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What are Berlin’s most affordable co-working spaces?

We look at 10 of the German capital's most interesting and affordable shared working spaces for freelancers and entrepreneurs.

What are Berlin's most affordable co-working spaces?
Betahaus in Berlin. Photo: DPA

While living costs continue to climb higher in the German capital, there are still a slew of shared working spaces which offer affordable monthly spots – for as little as 50 euros a month for unlimited access in central areas. 

Berlin boasts over 100 co-working spaces, most which have sprung up within the last decade, and many within the last year. Often set up in former factories, industrial hubs and even an old parish house, these spaces are like large living rooms which encourage productivity with the aid of fast WiFi, lively networking events and ubiquitous coffee.

We look at some of the coolest, most creative and cheapest spots to plant your laptop in Berlin, whether you’re seeking out space for your whole company, or are a freelancer looking for a more inspiring atmosphere than your flat. 

1) The Factory

Built into a former factory that used to divide east and west Berlin, the Factory is now one of Berlin’s hippest start-up spots. You’ll even have to undergo an informal group interview before being approved for a monthly pass, but once you snag a spot you’ll only be paying 50 euros a month for a nonstop stream of networking events, business consultations, yoga classes and, oh yeah, desk space at any available place. There are now partner spaces throughout Berlin, including a new location in Görlitzer Park.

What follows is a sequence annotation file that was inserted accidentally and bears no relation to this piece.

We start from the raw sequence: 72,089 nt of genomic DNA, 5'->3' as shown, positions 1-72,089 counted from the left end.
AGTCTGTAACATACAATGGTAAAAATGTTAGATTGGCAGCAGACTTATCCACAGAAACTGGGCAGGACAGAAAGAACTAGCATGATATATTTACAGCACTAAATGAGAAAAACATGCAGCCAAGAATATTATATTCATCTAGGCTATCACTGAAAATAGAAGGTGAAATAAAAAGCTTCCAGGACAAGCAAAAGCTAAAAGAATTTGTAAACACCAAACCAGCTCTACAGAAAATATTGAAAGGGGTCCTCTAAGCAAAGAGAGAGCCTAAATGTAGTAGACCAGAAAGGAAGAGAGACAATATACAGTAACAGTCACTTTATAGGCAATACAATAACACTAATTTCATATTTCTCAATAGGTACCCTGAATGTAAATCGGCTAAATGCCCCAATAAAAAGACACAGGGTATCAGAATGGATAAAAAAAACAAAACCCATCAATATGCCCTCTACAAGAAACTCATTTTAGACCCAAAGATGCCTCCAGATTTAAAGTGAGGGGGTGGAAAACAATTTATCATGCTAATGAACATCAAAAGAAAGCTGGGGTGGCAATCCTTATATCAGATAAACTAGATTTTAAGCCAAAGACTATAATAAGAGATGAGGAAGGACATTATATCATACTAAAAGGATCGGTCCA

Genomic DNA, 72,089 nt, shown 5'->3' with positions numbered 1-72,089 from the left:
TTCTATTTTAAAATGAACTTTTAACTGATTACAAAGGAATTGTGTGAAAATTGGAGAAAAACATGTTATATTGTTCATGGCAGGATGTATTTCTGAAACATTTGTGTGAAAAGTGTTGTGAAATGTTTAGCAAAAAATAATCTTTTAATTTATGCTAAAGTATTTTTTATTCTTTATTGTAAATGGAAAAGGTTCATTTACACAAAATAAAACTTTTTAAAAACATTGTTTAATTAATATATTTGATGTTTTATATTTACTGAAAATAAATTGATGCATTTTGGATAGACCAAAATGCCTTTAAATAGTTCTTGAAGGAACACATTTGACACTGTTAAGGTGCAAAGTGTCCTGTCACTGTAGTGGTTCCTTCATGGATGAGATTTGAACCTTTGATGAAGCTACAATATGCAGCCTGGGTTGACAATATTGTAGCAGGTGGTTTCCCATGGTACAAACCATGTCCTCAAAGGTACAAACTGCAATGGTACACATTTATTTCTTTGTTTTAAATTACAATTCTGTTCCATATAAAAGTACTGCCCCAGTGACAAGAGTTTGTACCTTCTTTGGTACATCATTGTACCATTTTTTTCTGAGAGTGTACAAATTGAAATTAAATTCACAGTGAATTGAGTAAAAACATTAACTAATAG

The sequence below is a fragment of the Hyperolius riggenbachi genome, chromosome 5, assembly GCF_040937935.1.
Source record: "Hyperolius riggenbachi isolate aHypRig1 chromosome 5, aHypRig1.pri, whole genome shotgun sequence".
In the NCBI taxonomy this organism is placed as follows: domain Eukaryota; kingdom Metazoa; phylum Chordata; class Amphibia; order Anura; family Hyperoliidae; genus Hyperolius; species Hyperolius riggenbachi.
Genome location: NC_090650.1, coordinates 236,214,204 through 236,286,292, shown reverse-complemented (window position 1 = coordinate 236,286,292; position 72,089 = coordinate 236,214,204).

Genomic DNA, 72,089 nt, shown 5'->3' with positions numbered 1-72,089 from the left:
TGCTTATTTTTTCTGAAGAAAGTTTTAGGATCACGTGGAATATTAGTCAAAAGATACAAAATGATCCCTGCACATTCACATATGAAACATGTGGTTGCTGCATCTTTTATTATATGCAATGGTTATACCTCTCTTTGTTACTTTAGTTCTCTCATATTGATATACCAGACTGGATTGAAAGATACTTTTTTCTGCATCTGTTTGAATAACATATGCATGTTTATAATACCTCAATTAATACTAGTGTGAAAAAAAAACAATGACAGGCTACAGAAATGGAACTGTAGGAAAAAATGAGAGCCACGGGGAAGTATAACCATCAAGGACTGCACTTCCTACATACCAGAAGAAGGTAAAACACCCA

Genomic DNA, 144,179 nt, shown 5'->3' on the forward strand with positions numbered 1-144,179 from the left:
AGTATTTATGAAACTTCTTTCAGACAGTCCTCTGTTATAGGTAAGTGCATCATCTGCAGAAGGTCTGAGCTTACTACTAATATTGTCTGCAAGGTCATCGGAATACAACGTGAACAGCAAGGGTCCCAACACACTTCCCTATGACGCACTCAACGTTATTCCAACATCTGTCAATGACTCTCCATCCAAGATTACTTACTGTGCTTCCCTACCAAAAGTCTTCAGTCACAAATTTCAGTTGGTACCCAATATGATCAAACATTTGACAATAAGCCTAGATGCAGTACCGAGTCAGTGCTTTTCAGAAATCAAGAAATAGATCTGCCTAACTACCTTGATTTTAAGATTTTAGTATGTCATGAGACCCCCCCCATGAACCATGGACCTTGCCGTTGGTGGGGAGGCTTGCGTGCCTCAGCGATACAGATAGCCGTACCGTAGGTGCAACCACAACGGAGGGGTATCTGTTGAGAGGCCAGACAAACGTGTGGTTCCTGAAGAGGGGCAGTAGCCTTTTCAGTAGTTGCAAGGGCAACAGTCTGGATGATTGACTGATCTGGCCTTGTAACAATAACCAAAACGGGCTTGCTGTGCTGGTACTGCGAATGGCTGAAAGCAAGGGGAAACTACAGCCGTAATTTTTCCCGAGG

Hours: They offer generous hours between 8 am and 9 pm. 

Costs: A monthly pass for all members will only set you back €50 per month. 

2) Unicorn.Berlin 

Nearby the Factory sit not just one but two locations of The Unicorn, which just opened two additional locations further south in Berlin. All four branches boast fast wi-fi, healthy catered food and unlimited free coffee, including cappuccinos. During the day, both locations are usually hush-quiet save for the occasional business call, but come 5:30 pm, they offer many events, including language exchanges and a monthly breakfast with fellow co-workers.